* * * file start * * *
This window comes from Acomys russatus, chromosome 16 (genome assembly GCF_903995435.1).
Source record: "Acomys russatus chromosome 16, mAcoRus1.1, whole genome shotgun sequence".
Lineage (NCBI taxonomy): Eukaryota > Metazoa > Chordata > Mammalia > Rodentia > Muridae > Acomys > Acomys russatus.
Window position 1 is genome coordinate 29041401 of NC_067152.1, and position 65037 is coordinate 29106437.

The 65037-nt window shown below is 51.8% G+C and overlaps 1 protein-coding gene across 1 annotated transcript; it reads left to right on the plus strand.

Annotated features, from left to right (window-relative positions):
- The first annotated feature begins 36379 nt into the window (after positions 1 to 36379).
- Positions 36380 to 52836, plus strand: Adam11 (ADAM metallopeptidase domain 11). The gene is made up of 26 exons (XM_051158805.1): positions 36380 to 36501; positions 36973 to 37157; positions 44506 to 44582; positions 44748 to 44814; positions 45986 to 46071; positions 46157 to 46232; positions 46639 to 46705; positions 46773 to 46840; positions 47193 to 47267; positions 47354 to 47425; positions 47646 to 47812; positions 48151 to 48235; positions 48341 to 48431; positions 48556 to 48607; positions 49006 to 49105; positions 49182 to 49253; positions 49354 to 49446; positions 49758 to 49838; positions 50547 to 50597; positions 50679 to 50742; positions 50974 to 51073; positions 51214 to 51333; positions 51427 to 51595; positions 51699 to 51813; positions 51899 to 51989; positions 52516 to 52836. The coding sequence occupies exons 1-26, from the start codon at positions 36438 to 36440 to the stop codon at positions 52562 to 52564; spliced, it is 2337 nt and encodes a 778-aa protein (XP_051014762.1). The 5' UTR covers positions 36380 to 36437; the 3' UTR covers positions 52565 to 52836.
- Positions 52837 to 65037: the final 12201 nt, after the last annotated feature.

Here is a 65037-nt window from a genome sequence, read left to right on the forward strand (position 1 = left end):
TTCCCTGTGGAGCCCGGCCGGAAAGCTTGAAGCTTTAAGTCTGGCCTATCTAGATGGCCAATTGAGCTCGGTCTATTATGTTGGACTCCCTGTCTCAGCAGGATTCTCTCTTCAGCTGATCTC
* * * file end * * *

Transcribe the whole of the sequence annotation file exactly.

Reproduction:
This window comes from Acomys russatus, chromosome 16 (genome assembly GCF_903995435.1).
Source record: "Acomys russatus chromosome 16, mAcoRus1.1, whole genome shotgun sequence".
Lineage (NCBI taxonomy): Eukaryota > Metazoa > Chordata > Mammalia > Rodentia > Muridae > Acomys > Acomys russatus.
Window position 1 is genome coordinate 29041401 of NC_067152.1, and position 65037 is coordinate 29106437.

The 65037-nt window shown below is 51.8% G+C and overlaps 1 protein-coding gene across 1 annotated transcript; it reads left to right on the plus strand.

Annotated features, from left to right (window-relative positions):
- The first annotated feature begins 36379 nt into the window (after positions 1 to 36379).
- Positions 36380 to 52836, plus strand: Adam11 (ADAM metallopeptidase domain 11). The gene is made up of 26 exons (XM_051158805.1): positions 36380 to 36501; positions 36973 to 37157; positions 44506 to 44582; positions 44748 to 44814; positions 45986 to 46071; positions 46157 to 46232; positions 46639 to 46705; positions 46773 to 46840; positions 47193 to 47267; positions 47354 to 47425; positions 47646 to 47812; positions 48151 to 48235; positions 48341 to 48431; positions 48556 to 48607; positions 49006 to 49105; positions 49182 to 49253; positions 49354 to 49446; positions 49758 to 49838; positions 50547 to 50597; positions 50679 to 50742; positions 50974 to 51073; positions 51214 to 51333; positions 51427 to 51595; positions 51699 to 51813; positions 51899 to 51989; positions 52516 to 52836. The coding sequence occupies exons 1-26, from the start codon at positions 36438 to 36440 to the stop codon at positions 52562 to 52564; spliced, it is 2337 nt and encodes a 778-aa protein (XP_051014762.1). The 5' UTR covers positions 36380 to 36437; the 3' UTR covers positions 52565 to 52836.
- Positions 52837 to 65037: the final 12201 nt, after the last annotated feature.

Here is a 65037-nt window from a genome sequence, read left to right on the forward strand (position 1 = left end):
TTCCCTGTGGAGCCCGGCCGGAAAGCTTGAAGCTTTAAGTCTGGCCTATCTAGATGGCCAATTGAGCTCGGTCTATTATGTTGGACTCCCTGTCTCAGCAGGATTCTCTCTTCAGCTGATCTC